and Mistry, 1998), or in the manufacture of recombined
milks (Singh and Tokley, 1990). A unique functionality
reported in buttermilk is its ability to increase the heat
stability of recombined milks (Singh and Tokley, 1990),
mainly due to phospholipid-protein interactions preventing protein coagulation during sterilization
(McCrae, 1999). It has also been demonstrated that
addition of buttermilk in the manufacture of low-fat
Cheddar can improve the texture of the cheese because
of the high water-holding capacity of phospholipids (Raval and Mistry, 1999; Turcot et al., 2001). For all the
applications, an important functional property of buttermilk is its emulsifying property (Elling et al., 1996;
Corredig and Dalgleish, 1998a; Wong and Kitts, 2003).
On the other hand, foaming capacity is significantly
lower for buttermilk than for skim milk (Wong and
Kitts, 2003), probably because of the antifoaming properties of the phospholipids when combined with proteins (Coke et al., 1990; Vaghela and Kilara, 1996).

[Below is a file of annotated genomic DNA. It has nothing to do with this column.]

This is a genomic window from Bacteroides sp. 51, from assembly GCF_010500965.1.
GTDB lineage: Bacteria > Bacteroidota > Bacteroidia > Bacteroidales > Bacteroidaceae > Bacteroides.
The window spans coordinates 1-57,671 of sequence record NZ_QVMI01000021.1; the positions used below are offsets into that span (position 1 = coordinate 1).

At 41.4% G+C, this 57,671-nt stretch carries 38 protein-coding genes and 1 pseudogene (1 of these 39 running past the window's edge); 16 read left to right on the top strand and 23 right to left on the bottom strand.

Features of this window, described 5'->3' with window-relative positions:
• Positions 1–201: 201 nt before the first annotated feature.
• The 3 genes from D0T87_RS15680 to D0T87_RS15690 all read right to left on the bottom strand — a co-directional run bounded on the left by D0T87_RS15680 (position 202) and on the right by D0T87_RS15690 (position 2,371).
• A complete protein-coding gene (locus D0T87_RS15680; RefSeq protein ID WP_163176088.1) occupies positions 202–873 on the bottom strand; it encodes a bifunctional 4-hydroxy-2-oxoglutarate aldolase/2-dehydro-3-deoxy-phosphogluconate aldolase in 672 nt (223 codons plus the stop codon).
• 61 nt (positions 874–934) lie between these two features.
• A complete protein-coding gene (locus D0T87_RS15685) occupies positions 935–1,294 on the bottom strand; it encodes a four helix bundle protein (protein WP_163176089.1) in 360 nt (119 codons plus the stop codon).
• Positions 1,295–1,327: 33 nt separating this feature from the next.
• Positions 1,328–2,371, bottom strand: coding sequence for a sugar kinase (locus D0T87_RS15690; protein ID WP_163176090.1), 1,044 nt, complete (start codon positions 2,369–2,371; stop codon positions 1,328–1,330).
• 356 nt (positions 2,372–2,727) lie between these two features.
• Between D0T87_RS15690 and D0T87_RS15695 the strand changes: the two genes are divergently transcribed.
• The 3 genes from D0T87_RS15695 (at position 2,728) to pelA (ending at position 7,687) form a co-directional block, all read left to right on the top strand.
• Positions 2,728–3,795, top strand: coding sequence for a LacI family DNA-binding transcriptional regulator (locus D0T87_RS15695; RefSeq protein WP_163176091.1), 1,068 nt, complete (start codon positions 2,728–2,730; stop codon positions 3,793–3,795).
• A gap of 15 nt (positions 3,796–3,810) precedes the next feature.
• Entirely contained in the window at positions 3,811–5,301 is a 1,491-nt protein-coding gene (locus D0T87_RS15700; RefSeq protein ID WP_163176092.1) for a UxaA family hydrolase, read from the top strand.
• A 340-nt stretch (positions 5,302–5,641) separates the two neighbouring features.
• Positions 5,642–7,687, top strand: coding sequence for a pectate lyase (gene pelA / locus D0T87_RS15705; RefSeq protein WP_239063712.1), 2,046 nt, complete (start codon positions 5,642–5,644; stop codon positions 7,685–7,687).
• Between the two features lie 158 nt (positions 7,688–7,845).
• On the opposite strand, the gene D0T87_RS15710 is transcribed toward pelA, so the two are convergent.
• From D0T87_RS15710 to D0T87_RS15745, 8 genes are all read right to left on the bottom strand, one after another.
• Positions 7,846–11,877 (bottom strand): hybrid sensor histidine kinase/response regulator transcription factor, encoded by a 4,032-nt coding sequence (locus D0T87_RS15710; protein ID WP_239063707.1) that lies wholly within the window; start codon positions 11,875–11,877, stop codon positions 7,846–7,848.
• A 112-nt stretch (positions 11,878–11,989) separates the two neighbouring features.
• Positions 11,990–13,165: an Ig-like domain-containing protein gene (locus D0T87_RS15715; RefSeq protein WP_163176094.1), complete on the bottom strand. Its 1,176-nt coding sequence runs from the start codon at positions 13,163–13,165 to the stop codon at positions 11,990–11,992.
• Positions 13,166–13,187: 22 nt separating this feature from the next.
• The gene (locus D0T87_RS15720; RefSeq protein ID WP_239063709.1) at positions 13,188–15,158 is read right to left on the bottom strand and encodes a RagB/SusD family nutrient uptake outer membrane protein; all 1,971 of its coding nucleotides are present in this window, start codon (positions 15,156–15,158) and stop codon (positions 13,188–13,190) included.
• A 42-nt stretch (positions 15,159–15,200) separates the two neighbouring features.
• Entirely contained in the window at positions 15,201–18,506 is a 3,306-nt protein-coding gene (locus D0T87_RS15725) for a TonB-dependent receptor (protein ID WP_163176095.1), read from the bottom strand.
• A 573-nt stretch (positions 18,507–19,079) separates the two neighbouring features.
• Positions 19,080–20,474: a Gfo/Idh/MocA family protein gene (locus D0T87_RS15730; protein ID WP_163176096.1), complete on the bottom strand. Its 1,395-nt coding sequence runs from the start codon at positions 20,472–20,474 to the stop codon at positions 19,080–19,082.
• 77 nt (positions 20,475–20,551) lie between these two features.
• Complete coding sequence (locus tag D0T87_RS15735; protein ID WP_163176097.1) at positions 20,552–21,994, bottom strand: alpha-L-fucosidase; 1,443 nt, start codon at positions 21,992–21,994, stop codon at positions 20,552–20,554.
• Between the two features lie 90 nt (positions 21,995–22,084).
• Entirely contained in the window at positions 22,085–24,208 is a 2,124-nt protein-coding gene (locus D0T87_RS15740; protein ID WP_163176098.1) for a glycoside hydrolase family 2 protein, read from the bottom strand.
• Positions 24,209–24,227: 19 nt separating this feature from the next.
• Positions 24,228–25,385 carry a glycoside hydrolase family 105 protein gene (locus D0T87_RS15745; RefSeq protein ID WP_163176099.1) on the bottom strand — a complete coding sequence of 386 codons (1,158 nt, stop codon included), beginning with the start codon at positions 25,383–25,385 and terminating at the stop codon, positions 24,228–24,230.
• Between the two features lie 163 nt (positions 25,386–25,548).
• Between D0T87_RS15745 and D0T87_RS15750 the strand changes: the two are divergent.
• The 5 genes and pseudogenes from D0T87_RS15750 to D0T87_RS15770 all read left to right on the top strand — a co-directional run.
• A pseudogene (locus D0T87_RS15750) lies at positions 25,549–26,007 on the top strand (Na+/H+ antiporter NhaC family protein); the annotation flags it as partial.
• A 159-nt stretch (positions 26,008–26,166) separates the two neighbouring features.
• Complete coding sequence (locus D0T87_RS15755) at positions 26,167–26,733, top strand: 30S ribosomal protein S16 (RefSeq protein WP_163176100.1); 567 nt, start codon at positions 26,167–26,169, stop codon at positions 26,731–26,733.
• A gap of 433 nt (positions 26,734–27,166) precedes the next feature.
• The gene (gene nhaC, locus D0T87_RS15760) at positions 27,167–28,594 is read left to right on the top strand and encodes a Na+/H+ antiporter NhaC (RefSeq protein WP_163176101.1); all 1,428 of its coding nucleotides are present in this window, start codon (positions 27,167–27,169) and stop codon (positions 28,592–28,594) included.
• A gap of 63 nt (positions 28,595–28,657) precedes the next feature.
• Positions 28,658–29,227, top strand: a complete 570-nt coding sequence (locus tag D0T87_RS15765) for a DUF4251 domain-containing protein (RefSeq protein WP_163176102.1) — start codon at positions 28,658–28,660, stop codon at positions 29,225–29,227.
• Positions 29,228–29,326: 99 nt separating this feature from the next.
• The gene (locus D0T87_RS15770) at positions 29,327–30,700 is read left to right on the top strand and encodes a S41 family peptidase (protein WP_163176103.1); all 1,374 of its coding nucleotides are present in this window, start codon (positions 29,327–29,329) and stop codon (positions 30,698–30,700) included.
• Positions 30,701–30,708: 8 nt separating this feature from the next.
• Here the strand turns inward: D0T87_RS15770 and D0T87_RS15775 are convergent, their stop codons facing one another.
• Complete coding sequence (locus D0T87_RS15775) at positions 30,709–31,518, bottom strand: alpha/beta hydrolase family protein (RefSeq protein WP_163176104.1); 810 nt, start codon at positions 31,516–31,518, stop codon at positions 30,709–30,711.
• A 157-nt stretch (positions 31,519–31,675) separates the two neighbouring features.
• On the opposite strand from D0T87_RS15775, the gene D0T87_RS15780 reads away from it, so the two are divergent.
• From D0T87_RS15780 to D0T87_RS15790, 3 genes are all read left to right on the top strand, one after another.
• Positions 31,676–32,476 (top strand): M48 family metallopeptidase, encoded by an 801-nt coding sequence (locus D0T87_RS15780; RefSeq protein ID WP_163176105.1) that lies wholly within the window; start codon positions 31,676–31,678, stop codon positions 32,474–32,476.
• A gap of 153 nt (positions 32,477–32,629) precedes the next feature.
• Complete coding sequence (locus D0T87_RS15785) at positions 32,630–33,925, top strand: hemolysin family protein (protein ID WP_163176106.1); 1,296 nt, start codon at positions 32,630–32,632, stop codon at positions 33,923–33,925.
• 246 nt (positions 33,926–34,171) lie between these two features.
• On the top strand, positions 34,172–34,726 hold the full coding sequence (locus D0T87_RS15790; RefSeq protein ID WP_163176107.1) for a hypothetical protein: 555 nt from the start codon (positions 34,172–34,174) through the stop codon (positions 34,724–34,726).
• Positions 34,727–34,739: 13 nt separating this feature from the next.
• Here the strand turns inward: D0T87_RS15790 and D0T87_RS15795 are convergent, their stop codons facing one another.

Studies have been undertaken to assess and enhance
the functional properties of buttermilk. Heat treatment
applied to cream in butter manufacture has been shown
to be detrimental to the functionality of buttermilk,
because of denaturation of whey proteins and their interaction with MFGM (Corredig and Dalgleish, 1997,
1998b). Several physicochemical treatments have been
applied to increase the concentration of phospholipids
in buttermilk, such as microfiltration (Sachdeva and
Buchheim, 1997; Astaire et al., 2003; Corredig et al.,
2003; Morin et al., 2004), ultrafiltration (Sachdeva and
Buchheim, 1997), super-critical fluid extraction (Astaire et al., 2003), eventually preceded by a preliminary
treatment to remove the casein fraction (Sachdeva and
Buchheim, 1997; Corredig et al., 2003).
Most of the work on the functionality of buttermilk as
a food ingredient has been done with sweet buttermilk,
which is the major source of commercial buttermilk. No
study has yet been developed to diversify the sources
of buttermilk and to evaluate the effect of this diversification on its functionality. However, other types of buttermilk can be produced from milk fat, as cultured buttermilk obtained from churning of cultured cream, in
the manufacture of European-style butter; or whey buttermilk, from churning of whey cream, in manufacture
of whey butter. These ingredients are produced in much
smaller quantities compared with the volume of sweet
buttermilk; however, their potential market should not